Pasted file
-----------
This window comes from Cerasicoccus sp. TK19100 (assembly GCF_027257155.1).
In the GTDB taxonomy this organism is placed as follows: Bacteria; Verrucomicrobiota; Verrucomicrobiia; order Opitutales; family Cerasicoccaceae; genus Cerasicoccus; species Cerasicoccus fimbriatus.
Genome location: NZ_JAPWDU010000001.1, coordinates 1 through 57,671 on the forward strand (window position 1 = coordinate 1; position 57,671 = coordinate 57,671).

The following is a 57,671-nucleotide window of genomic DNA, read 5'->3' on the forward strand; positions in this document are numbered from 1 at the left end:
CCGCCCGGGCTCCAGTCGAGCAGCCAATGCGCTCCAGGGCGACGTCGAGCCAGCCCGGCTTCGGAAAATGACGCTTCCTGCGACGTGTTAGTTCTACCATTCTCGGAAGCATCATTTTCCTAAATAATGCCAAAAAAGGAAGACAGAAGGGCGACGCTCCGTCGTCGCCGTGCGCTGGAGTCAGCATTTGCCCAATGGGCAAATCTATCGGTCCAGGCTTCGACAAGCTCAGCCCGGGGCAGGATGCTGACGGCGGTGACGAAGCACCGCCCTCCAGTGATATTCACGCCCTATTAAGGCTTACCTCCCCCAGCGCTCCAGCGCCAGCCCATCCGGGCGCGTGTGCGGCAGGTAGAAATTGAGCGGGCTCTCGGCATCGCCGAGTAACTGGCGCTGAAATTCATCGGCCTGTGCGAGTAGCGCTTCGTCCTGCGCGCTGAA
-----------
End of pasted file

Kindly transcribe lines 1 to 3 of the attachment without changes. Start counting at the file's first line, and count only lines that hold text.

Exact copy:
This window comes from Cerasicoccus sp. TK19100 (assembly GCF_027257155.1).
In the GTDB taxonomy this organism is placed as follows: Bacteria; Verrucomicrobiota; Verrucomicrobiia; order Opitutales; family Cerasicoccaceae; genus Cerasicoccus; species Cerasicoccus fimbriatus.
Genome location: NZ_JAPWDU010000001.1, coordinates 1 through 57,671 on the forward strand (window position 1 = coordinate 1; position 57,671 = coordinate 57,671).